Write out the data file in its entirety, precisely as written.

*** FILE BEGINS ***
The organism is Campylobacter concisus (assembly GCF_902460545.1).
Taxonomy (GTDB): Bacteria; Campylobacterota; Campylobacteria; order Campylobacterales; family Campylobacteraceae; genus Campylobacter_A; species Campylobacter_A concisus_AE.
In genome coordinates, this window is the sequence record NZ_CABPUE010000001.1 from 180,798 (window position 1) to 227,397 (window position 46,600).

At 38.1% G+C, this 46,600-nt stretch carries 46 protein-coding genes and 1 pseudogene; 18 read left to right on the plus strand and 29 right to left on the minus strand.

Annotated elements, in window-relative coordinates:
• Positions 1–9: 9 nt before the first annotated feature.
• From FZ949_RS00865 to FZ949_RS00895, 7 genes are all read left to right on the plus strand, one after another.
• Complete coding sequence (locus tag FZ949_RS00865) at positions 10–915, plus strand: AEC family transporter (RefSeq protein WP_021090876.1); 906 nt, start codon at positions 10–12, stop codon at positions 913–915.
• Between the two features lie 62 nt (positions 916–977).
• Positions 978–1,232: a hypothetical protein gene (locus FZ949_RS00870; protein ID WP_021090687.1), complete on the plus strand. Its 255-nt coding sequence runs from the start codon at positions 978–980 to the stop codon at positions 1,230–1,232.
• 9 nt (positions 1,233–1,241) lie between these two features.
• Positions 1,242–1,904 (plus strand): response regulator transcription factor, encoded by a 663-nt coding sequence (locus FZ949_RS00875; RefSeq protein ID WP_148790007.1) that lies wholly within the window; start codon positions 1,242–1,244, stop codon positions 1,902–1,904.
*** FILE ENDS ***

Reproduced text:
The organism is Campylobacter concisus (assembly GCF_902460545.1).
Taxonomy (GTDB): Bacteria; Campylobacterota; Campylobacteria; order Campylobacterales; family Campylobacteraceae; genus Campylobacter_A; species Campylobacter_A concisus_AE.
In genome coordinates, this window is the sequence record NZ_CABPUE010000001.1 from 180,798 (window position 1) to 227,397 (window position 46,600).

At 38.1% G+C, this 46,600-nt stretch carries 46 protein-coding genes and 1 pseudogene; 18 read left to right on the plus strand and 29 right to left on the minus strand.

Annotated elements, in window-relative coordinates:
• Positions 1–9: 9 nt before the first annotated feature.
• From FZ949_RS00865 to FZ949_RS00895, 7 genes are all read left to right on the plus strand, one after another.
• Complete coding sequence (locus tag FZ949_RS00865) at positions 10–915, plus strand: AEC family transporter (RefSeq protein WP_021090876.1); 906 nt, start codon at positions 10–12, stop codon at positions 913–915.
• Between the two features lie 62 nt (positions 916–977).
• Positions 978–1,232: a hypothetical protein gene (locus FZ949_RS00870; protein ID WP_021090687.1), complete on the plus strand. Its 255-nt coding sequence runs from the start codon at positions 978–980 to the stop codon at positions 1,230–1,232.
• 9 nt (positions 1,233–1,241) lie between these two features.
• Positions 1,242–1,904 (plus strand): response regulator transcription factor, encoded by a 663-nt coding sequence (locus FZ949_RS00875; RefSeq protein ID WP_148790007.1) that lies wholly within the window; start codon positions 1,242–1,244, stop codon positions 1,902–1,904.